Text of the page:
The Dirty Secret Behind Jeans

A portriat of intimate pollution

Feature story - December 2, 2010
Just in time for the holiday shopping season, Greenpeace has some shocking insights into jeans production in two industry towns in the Guangdong province of China.

This behind-the-scenes look at how our clothing is produced may make you think twice before queueing up for Christmas sales.

Wastewater discharge from a jeans washing plant

Wastewater discharged from a denim washing factory in Xintang. Wastewater discharged from a denim washing factory in Xintang.

From April to October, we visited Xintang, the "Jeans Capital of the World," and Gurao, a manufacturing town 80% of whose economy is devoted to bras, underwear, and other clothing articles.

Blue jeans are much dirtier than you might ever guess. That cool distressed denim wash is the result of a several chemical-intensive washes. Fabric printing and dyeing involves such heavy metals as cadmium, lead and mercury – not stuff that you want to be getting near your bare skin!

Greenpeace testing found five heavy metals (cadmium, chromium, mercury, lead, and copper) in 17 out of 21 water and sediment samples taken from throughout Xintang and Gurao. In one sample, cadmium exceeded China's national limits by 128 times!


Xintang is famous as the “Jeans Capital of the World” – it produces over 260 million pairs of jeans a year, equivalent to 60% of China’s total jeans production, and 40% of the jeans sold in the US each year.

Jobs for garment factory workers are advertised on chalk boards right on the streets.

Factories large and small fill the streets of Xintang, as well as family workshops housed in makeshift sheds. Everywhere people are busy making and processing jeans by hand – in the markets, in the commercial areas, and even in villages and in front of houses. Women, the elderly and children often do some simple thread-cutting jobs to supplement the family income. 

Xintang’s jeans and apparel business began in the eighties, and in the last thirty years its output has rocketed. Its economy revolves around the complete production chain of jeans: from spinning, dyeing and weaving, to cutting, printing, washing, sewing and bleaching.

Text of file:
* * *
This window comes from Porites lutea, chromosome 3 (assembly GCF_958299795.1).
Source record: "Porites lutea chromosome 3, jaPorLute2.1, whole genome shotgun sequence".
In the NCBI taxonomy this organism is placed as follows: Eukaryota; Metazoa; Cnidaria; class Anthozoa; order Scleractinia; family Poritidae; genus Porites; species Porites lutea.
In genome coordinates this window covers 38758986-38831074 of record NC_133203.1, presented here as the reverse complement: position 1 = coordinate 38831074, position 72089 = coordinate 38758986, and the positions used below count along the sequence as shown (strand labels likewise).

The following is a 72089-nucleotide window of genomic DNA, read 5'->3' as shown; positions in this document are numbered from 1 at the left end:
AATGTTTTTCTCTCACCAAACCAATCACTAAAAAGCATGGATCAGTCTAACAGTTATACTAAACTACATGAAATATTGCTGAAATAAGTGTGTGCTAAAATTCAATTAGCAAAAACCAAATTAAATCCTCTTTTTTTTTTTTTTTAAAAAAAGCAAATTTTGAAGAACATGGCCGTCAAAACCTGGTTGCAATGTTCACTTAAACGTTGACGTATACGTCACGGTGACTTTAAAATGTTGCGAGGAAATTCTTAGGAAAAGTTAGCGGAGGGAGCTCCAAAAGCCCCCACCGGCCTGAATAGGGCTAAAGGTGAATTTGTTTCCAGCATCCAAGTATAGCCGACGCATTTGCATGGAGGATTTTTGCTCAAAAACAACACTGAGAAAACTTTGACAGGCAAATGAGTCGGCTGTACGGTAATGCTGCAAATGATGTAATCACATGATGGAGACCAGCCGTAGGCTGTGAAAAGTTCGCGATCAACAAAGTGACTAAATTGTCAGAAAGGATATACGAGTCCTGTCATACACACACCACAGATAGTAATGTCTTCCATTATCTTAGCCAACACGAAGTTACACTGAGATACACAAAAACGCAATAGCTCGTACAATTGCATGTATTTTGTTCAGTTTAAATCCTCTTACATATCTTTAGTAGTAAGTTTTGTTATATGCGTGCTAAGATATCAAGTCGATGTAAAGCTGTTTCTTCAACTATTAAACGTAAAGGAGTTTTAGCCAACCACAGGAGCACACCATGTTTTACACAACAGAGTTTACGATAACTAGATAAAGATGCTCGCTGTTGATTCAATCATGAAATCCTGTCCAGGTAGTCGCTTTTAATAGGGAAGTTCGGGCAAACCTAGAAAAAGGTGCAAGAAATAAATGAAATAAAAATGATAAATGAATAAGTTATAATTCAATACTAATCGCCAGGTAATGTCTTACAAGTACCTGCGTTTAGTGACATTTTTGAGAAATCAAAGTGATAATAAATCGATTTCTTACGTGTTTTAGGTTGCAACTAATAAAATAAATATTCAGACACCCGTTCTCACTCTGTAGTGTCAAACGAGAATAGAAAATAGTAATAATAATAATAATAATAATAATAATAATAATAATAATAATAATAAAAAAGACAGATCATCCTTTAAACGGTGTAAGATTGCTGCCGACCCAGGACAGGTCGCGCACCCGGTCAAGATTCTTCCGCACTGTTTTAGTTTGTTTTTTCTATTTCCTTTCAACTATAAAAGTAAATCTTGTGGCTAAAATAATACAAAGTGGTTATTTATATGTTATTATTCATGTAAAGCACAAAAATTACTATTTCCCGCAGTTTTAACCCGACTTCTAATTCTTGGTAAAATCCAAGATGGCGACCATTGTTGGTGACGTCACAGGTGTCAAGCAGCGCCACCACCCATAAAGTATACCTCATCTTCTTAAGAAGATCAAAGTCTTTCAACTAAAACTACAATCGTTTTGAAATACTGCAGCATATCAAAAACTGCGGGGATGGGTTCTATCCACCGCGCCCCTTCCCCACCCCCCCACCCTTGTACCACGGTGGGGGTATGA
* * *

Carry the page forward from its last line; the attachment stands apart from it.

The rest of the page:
Many villagers we met complained about the printing and dyeing factories’ wastewater discharge into the local river, which flows into the Pearl River Delta.

“Everyone says that people who work in dyeing and washing have reproductive and fertility problems. My cousin once worked in a dyeing plant. He died of pleurisy,” said Lin Zhixin, a migrant worker from Sichuan who works in jeans sewing.

Working in a Jeans Workshop

This boy is working with his parents at a small jeans workshop in Dadun Village in Xintang. He earns 0.15 yuan for snipping loose thread ends off one pair of jeans; in one day he can do about 200 pairs.


As soon as visitors enter Gurao, they are greeted with billboards everywhere advertising lingerie and underwear. The town is filled with family workshops, factories, and markets of all shapes and sizes, all dedicated to making and selling underwear.

Not surprisingly, Gurao has earned itself the nickname “the Capital of Sexy.”

In 2009, Gurao produced more than 200 million bras – enough for every third woman in China to have one. But this prosperity has come at the cost of the degradation of the local river, the Xiao Xi.

Villagers nearby say that the dirty, fetid river is no longer fit for drinking or laundry. Fish no longer live in the river. People living near the river complain that they must frequently endure the stench from the wastewater, and when the river overflows, their yards and homes are flooded by wastewater. 

Satellite image showing denim dye pollutants

In this satellite image, a smaller river, polluted with denim dye, flows from Xintang into the larger Dong River..

“The water is discharged from the dyeing factories upstream. Sometimes it smells really awful. And every time the color of the water is different – I’ve seen every color imaginable," said Ren Shan, a migrant worker from Guizhou. 

Just the tip of the iceberg

Unfortunately, Gurao and Xintang are not alone in China. They are just 2 out of 133 textile manufacturing cluster towns. Without substantial changes to government regulations and industry practices on hazardous chemical use and release, cities like Gurao and Xintang will continue to exist throughout China.

We call upon the government to implement strict monitoring over factory wastewater discharge, while the industry should disclose safety information for its hazardous chemicals, clean up its discharge, and set a target and timeline to phase out its hazardous chemicals.

Without such improvements, this age of fast fashions will cost us our environment.

These young girls are sorting scrap fabric in a family workshop in Gurao.